It’s no wonder progress in his doctoral work has been slow. This is the case with so many of our students, all leaders in their own spheres of influence, with little spare time. In addition, they have families they are committed to. Luis and his wife have two young boys who demand more time with their daddy.
Luis wants to focus his research in the area of family, bringing together his background in theology and psychology to investigate the role of the family in fulfilling God’s mission in the world (what we call the missio Dei). In his original proposal he planned to do field research among Christian families in Londrina, showing how the dysfunctionality of his case studies hindered their participation in the missio Dei. This carries a presupposition that God uses healthy families for mission. We’re been working for some time on refining this proposal, bringing it up to Ph.D. level. (Proposal development is extremely difficult.)
What Luis presented on Friday has evolved considerably from the original proposal with its focus on dysfunctionality; it is more objective, open to let the research make discoveries. But something very interesting came out in the actual defense.  One aspect of Luis’ research will be a hermeneutical case study of two biblical families, the intergenerational family of Abraham/Isaac/Jacob/Joseph and that of David/his parents/his many wives and children. One examining professor noted that the Bible is full of dysfunctional families. Yet these are the very people and families that God uses in the missio Dei.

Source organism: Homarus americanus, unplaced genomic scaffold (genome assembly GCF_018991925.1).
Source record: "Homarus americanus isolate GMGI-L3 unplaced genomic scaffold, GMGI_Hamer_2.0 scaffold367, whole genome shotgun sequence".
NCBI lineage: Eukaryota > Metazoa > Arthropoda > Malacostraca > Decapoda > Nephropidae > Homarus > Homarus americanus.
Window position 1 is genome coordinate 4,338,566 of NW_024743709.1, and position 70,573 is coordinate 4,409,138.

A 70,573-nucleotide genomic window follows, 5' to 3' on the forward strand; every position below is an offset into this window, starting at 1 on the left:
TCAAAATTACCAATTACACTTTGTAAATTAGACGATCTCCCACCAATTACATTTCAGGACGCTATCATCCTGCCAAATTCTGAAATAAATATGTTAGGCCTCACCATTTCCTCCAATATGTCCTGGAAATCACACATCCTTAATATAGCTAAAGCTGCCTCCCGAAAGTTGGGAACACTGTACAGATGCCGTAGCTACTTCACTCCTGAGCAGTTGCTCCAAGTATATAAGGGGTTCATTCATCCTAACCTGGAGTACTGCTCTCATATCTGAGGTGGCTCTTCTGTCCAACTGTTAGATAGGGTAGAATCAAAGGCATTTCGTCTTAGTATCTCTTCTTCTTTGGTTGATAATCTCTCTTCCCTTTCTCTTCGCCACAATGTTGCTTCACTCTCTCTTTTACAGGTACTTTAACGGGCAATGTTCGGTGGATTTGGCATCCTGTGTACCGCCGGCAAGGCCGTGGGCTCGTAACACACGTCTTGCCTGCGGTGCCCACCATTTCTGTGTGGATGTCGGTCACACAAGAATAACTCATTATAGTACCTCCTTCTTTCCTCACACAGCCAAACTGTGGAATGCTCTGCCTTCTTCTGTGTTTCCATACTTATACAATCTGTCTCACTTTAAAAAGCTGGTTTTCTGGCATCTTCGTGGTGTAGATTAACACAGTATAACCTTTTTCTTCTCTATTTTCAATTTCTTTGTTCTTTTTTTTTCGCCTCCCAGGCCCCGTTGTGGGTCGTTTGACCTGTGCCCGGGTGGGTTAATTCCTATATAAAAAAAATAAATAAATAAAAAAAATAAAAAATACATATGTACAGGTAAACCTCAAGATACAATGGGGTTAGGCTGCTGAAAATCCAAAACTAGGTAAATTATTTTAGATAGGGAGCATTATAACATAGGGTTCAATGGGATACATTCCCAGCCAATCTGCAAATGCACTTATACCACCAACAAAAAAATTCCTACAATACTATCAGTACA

This turns Luis’ original proposal on its head. Instead of exploring how God uses healthy functional families in mission, it seems we need to investigate God’s use of dysfunctional families and flawed people to carry out his purposes in the world.
A closer look at the Bible reveals very few “normal,” “healthy” (as defined by cultural norms) families, or even people, for that matter. Yet God took Abraham, David and a host of others and co-labored with them in moving history forward on paths of justice, righteousness, and salvation in its fullest sense. The story continues through the pages of the New Testament, and today dysfunctional families and flawed people (like me and you) work together with God in kingdom purposes. Maybe we’re all God has to work with.
Sometimes I wonder is there exists such a wonder as a “functional family” or even a “normal person.” Maybe we’re all on a continuum, gradually being transformed into the image of Christ, as Paul writes in 2 Cor. 3:18. And this image possibly has little to do with either functionality or normality. In the meantime (that slowly, by grace, is becoming kindtime), I’m glad God can use me. Just as I am. And as I am becoming.

Sunday, August 11, 2013

Spirituality and coffee

Spirituality and coffee go together. Really. I’m one of those detestable early morning persons. If I’ve had a decent night’s sleep, I wake up at 5:30, happy and looking forward to a new day. (Please don’t hate me. Please keep reading.) After brief morning ablutions, I grind the coffee beans (fresh, organic), put water in the machine, flip the switch, and let the aroma begin to waft like incense. This is part of my morning worship sequence. In the fullness of time, I choose a certain mug (the one I bought in Russia), fill it up, taking my coffee black, and go to my special chair in the living room.
This is one of the best parts of the day. All I need is a stretch of silence, my Bible, my place…and a cup of coffee.
I’m writing this from Londrina, Brazil, where we’ve been involved in an intense week of doctoral seminars with men and women from different parts of Latin America. Yesterday, Saturday, we took the day off to play and visited a 1000 hectare coffee plantation in the middle of the southern Brazilian countryside. The owner and manager of Fazenda Palmeira, Cornelia Gamerschlag, personally spent the day with us, escorting us around the plantation, explaining the different processes, even letting us spend time picking coffee beans.